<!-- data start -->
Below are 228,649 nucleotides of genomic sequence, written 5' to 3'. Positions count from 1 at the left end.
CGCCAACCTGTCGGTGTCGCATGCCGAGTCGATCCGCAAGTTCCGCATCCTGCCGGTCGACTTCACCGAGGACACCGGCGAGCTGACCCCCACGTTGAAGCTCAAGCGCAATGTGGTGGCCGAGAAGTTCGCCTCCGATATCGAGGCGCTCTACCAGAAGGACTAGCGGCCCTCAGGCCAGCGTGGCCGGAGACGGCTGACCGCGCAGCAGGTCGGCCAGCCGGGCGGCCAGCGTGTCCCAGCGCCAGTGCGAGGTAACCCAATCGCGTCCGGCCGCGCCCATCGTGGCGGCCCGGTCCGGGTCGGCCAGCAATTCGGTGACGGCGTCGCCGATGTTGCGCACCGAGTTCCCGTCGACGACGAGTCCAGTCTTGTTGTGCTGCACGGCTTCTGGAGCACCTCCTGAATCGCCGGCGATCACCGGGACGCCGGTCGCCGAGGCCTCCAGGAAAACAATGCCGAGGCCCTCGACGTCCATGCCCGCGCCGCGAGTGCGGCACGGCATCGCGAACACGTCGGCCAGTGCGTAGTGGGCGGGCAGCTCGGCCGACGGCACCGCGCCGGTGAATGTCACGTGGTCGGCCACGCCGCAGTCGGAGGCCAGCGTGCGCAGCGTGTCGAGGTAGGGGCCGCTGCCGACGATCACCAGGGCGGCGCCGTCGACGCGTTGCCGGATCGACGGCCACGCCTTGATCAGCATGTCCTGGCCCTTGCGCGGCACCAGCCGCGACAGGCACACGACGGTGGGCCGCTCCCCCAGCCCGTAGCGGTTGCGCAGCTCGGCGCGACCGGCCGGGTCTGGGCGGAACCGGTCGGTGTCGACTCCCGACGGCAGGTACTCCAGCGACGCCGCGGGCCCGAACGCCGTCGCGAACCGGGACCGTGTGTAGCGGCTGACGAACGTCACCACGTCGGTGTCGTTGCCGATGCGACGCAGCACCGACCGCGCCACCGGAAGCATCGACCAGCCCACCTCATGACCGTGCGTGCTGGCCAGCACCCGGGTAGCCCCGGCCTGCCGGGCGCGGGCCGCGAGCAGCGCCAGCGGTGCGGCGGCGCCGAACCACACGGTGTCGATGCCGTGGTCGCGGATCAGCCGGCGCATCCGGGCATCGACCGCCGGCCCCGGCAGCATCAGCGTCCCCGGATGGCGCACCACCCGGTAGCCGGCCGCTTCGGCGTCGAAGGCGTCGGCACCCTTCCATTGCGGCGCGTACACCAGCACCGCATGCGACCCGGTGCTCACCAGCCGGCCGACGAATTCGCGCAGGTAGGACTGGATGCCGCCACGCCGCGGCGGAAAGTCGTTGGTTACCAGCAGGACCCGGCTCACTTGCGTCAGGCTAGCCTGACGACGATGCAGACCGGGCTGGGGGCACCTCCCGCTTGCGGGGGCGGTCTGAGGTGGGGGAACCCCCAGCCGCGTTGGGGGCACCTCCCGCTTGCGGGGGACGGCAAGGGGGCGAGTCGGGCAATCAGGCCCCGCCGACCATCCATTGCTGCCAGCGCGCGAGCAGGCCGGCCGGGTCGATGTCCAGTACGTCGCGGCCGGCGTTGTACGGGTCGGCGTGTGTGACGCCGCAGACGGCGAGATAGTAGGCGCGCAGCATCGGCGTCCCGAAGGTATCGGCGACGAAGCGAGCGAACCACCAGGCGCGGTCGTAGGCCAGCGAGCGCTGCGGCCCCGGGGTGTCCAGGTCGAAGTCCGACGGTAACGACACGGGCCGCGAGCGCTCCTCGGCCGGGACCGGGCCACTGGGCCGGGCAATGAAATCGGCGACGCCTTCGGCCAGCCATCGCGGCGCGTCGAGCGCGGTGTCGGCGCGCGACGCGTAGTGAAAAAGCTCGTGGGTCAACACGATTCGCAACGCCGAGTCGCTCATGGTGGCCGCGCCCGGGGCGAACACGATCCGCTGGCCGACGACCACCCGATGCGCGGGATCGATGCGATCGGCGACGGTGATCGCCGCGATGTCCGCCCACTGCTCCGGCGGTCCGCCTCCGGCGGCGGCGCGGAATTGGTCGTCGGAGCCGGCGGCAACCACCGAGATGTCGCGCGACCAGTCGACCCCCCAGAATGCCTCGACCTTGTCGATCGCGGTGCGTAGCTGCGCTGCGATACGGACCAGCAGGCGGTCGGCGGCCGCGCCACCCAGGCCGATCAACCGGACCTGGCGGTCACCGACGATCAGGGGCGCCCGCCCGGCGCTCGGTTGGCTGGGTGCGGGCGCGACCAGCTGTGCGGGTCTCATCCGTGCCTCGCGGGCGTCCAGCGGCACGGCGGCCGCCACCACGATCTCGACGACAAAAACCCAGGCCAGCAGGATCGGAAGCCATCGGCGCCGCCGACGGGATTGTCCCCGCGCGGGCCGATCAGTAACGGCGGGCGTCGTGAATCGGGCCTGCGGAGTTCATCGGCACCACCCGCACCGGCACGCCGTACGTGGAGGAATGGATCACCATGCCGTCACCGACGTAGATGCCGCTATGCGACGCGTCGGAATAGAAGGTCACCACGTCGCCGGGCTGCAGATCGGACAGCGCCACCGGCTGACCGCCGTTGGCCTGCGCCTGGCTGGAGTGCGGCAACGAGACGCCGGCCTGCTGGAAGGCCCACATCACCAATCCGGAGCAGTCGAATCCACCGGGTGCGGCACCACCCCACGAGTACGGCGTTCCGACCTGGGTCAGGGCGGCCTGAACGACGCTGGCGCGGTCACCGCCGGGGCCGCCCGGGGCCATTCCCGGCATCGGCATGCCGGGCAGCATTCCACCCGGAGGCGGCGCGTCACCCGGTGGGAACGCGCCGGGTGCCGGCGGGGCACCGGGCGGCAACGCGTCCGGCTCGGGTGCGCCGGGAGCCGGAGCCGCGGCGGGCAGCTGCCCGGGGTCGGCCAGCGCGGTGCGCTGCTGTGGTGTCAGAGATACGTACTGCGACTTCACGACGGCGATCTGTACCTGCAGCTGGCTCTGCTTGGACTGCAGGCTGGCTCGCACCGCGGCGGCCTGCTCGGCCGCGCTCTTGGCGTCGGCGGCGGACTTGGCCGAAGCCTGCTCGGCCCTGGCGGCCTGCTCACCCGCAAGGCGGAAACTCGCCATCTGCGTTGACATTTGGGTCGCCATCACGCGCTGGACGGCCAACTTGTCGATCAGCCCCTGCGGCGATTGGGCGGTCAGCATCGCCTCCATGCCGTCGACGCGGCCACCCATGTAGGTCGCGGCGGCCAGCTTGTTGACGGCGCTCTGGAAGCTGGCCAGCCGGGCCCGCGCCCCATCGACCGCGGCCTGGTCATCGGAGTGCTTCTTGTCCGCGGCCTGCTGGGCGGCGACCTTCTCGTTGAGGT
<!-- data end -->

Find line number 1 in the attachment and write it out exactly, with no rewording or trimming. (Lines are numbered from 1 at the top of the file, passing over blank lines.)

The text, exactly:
Below are 228,649 nucleotides of genomic sequence, written 5' to 3'. Positions count from 1 at the left end.